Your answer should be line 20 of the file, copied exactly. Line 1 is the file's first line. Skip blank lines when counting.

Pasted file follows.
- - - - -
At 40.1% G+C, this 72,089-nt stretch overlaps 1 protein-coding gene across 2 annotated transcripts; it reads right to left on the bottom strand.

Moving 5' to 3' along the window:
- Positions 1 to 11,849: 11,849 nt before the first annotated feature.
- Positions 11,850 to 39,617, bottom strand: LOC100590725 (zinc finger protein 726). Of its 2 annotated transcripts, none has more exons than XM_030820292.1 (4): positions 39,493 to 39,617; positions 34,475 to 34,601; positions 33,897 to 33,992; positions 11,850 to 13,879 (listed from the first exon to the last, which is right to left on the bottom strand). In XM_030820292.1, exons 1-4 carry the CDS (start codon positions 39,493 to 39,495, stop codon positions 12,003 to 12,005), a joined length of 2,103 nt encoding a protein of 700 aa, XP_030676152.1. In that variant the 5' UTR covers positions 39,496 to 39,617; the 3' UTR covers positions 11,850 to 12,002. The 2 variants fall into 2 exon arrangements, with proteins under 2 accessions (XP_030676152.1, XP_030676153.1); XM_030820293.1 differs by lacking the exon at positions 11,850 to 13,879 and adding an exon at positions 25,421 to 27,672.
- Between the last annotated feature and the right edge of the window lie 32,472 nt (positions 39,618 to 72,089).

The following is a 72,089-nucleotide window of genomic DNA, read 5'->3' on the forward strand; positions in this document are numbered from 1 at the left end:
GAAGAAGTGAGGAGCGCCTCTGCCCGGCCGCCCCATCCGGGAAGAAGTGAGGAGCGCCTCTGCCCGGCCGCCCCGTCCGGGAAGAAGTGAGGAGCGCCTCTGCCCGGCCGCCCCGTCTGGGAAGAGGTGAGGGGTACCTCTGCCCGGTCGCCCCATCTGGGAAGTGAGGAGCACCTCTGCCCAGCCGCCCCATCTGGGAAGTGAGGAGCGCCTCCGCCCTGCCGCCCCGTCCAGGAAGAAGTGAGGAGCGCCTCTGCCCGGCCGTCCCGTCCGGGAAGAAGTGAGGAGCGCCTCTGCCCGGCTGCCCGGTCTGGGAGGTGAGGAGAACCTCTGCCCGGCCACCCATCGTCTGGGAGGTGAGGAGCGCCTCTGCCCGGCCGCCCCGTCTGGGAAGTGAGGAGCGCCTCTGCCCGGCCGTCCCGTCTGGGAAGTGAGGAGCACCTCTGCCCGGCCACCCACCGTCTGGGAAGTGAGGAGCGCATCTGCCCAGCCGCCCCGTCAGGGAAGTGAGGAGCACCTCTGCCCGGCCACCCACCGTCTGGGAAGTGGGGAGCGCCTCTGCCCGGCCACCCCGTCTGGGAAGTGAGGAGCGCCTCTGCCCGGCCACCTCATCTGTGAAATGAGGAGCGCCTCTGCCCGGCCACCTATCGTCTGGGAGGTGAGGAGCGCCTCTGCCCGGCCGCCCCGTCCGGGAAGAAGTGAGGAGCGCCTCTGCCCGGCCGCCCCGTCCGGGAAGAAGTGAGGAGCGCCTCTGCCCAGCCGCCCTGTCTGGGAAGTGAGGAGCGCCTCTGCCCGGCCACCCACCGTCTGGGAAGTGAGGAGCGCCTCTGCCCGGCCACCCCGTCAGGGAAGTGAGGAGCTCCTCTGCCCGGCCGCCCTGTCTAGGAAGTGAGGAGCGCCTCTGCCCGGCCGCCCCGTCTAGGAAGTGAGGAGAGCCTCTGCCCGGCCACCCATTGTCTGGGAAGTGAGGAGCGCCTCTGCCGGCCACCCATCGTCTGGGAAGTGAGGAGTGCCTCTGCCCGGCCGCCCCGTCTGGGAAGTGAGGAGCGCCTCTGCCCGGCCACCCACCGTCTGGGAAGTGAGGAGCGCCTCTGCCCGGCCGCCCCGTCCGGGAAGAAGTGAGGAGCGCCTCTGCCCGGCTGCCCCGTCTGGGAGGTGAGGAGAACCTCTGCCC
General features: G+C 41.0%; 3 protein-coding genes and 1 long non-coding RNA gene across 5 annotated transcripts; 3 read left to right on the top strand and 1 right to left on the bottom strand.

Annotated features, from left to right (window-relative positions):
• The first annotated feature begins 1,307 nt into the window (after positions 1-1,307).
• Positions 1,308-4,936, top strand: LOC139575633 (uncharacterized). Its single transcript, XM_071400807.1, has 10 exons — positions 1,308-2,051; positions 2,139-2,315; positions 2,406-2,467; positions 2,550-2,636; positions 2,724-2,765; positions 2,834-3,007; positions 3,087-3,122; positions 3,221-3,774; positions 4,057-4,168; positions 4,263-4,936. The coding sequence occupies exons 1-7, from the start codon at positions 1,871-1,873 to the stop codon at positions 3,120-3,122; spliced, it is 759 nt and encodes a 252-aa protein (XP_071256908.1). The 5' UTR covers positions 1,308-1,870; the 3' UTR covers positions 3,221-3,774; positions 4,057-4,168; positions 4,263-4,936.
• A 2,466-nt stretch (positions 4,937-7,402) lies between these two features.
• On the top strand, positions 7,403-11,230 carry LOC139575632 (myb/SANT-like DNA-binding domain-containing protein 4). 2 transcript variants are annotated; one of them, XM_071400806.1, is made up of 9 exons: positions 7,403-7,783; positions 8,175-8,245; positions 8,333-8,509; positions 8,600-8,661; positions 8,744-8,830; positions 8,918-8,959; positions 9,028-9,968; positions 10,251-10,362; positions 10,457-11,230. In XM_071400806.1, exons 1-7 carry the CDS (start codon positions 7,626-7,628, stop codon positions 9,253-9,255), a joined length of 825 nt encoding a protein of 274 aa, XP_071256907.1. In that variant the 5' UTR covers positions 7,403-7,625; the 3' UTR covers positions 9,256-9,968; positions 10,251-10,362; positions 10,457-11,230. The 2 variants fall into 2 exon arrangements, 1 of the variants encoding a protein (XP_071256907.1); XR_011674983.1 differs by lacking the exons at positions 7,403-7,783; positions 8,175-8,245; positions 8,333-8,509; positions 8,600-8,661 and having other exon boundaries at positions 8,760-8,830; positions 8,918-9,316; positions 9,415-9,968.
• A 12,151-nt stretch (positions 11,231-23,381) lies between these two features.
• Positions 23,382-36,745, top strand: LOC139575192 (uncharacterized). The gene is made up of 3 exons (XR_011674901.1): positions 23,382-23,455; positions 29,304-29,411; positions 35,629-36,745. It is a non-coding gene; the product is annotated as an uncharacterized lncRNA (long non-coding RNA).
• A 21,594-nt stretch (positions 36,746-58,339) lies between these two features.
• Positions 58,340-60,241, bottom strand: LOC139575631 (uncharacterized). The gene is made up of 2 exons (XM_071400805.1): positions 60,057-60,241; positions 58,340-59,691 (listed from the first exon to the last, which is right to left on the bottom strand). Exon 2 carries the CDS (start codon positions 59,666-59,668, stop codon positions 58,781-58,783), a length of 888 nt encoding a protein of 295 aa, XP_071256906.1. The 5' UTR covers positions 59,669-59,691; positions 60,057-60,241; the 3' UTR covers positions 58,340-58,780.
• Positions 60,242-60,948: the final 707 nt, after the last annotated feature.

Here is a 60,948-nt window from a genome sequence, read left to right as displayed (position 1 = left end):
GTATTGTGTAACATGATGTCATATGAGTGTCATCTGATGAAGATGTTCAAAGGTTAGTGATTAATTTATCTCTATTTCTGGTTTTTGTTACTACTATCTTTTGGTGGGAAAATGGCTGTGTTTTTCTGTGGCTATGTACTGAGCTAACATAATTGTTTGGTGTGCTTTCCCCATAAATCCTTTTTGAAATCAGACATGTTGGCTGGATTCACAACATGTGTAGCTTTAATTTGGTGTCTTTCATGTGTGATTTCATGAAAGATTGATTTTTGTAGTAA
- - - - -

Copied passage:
GTATTGTGTAACATGATGTCATATGAGTGTCATCTGATGAAGATGTTCAAAGGTTAGTGATTAATTTATCTCTATTTCTGGTTTTTGTTACTACTATCTTTTGGTGGGAAAATGGCTGTGTTTTTCTGTGGCTATGTACTGAGCTAACATAATTGTTTGGTGTGCTTTCCCCATAAATCCTTTTTGAAATCAGACATGTTGGCTGGATTCACAACATGTGTAGCTTTAATTTGGTGTCTTTCATGTGTGATTTCATGAAAGATTGATTTTTGTAGTAA